David Ivan Clark
My paintings hover in the space between romantic landscape and weathered industrial artifact. They dwell in limbo, each marking the spot where nostalgia collides with fact, where celebration and elegy converge.
From a distance the paintings present land, sky and nothing more. Held up to the turbulent flux of the mechanized world, they offer refuge. As one draws near, however, bucolic illusion becomes fugitive: deep space collapses to surface; distant horizon reverts to paint, pitted and scoured; serene haven, glimpsed as if on film, old, grainy and scratched, dissolves to abstraction.
The vast, silent plains of western Canada, where I was born and raised, inform both my life and work. As a child I felt the numinous in the natural world which surrounded me. Fast-forward to the post-modern age in which we are asked to view the world, not as independent from and external to ourselves, but as internal construct flung outwards. We no longer inhabit the world but our own shimmering projections. From this vantage, the existence of the natural sanctuary I inhabited as a child, which sustains me still, is called into question. My work explores this dilemma.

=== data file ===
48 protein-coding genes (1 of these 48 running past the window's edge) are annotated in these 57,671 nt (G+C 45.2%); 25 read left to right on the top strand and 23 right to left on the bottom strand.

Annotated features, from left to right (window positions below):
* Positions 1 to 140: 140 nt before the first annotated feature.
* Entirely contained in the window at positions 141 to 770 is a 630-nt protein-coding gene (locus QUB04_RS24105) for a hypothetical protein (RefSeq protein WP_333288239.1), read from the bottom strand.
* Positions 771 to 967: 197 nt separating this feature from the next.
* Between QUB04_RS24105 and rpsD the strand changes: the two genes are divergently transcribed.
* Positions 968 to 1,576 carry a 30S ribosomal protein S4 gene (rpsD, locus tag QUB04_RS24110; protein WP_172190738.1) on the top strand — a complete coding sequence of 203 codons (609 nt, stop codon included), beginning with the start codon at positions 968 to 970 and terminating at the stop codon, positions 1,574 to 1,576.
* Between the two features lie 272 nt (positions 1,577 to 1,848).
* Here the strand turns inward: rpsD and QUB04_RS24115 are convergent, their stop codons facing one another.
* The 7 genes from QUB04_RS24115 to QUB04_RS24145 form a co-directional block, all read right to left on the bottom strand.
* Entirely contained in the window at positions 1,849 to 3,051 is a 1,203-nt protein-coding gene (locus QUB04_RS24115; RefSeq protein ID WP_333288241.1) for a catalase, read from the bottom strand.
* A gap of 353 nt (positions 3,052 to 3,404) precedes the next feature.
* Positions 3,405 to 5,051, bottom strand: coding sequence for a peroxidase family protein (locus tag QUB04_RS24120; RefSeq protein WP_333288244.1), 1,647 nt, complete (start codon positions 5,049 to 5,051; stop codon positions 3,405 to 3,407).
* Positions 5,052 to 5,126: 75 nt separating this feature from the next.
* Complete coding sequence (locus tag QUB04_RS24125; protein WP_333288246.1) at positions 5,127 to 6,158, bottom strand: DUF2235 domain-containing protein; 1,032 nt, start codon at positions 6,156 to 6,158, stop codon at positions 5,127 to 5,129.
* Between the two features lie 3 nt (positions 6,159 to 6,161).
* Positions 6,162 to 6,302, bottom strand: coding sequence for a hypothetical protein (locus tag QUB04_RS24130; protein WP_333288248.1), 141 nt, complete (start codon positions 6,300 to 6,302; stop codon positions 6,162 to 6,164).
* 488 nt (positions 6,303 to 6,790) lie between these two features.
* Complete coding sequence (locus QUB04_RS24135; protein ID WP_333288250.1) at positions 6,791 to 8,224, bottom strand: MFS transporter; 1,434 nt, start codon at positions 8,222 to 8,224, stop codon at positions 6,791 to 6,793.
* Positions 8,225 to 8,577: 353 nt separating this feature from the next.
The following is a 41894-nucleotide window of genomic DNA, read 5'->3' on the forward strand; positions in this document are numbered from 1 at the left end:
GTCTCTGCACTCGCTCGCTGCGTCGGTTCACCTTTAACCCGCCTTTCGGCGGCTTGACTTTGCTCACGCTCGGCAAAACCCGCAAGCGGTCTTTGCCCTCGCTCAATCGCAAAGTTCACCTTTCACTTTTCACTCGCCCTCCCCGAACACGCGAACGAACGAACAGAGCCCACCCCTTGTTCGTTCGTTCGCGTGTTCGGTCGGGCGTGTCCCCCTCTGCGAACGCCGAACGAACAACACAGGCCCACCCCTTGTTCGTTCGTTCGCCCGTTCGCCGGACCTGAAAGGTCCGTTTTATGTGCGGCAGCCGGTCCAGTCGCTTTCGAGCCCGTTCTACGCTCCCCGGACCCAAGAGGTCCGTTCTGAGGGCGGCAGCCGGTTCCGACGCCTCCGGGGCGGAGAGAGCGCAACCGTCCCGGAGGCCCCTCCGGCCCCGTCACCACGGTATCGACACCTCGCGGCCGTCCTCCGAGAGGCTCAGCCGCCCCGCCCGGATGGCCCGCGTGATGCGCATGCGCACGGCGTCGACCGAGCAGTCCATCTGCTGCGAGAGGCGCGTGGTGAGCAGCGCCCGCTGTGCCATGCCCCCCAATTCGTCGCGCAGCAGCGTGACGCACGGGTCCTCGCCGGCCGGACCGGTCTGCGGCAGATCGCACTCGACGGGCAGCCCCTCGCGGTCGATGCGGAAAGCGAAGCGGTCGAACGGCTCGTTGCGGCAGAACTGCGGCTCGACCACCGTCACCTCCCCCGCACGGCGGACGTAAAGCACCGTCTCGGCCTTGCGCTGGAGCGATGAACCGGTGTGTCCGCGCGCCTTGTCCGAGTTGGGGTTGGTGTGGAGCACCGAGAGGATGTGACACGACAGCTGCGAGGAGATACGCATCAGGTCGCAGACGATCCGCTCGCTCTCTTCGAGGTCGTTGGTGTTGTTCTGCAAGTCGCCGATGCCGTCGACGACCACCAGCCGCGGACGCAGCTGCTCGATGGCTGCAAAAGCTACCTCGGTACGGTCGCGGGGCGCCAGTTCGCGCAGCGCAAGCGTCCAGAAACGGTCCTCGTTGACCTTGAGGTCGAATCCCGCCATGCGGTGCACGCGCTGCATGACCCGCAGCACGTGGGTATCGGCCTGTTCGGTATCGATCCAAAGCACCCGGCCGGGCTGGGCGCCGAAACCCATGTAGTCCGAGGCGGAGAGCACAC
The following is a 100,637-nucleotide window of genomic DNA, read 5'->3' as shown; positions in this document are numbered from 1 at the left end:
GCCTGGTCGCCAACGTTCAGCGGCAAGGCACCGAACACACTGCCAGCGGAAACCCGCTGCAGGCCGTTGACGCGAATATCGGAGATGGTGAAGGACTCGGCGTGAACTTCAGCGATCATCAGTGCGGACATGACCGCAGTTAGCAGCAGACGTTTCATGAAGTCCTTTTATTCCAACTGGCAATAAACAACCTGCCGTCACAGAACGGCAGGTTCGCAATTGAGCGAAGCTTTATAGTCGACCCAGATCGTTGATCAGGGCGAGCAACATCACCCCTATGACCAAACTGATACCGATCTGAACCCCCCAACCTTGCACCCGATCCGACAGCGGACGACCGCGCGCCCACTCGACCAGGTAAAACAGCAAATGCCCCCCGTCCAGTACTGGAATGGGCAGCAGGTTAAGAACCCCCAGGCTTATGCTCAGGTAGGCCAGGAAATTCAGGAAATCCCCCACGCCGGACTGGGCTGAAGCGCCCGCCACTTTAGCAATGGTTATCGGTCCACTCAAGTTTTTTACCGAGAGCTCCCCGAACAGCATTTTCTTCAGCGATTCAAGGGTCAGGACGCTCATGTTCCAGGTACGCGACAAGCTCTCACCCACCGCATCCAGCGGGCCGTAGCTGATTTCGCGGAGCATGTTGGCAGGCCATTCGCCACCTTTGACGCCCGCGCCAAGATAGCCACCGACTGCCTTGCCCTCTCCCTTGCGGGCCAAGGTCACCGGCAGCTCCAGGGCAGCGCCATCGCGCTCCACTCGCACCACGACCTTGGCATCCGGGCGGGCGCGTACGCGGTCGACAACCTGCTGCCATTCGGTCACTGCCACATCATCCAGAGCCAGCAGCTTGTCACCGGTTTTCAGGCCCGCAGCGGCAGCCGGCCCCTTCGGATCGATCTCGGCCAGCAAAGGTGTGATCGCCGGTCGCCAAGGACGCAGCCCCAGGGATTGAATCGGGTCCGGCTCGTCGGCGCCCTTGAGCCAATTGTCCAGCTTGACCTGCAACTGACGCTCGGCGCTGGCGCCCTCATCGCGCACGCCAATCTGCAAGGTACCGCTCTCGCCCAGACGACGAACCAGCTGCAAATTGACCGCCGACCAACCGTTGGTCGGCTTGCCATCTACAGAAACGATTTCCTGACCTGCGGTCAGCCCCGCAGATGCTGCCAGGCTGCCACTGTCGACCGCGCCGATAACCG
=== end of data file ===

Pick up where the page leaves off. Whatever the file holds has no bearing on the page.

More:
My work has been chosen by curators from the Whitney Museum of American Art, the Los Angeles County Museum, the Denver Art Museum and the Triton Museum of Art for inclusion in shows at various venues in the western states. It is held in over two hundred private, public and corporate collections throughout the United States and Canada.
With the exception of a brief apprenticeship in the studio of Jonathan Barbieri, Oaxaca, Mexico, I am self-taught as a painter. I have a degree in literature from Princeton University and studied architecture at the Oregon School of Design.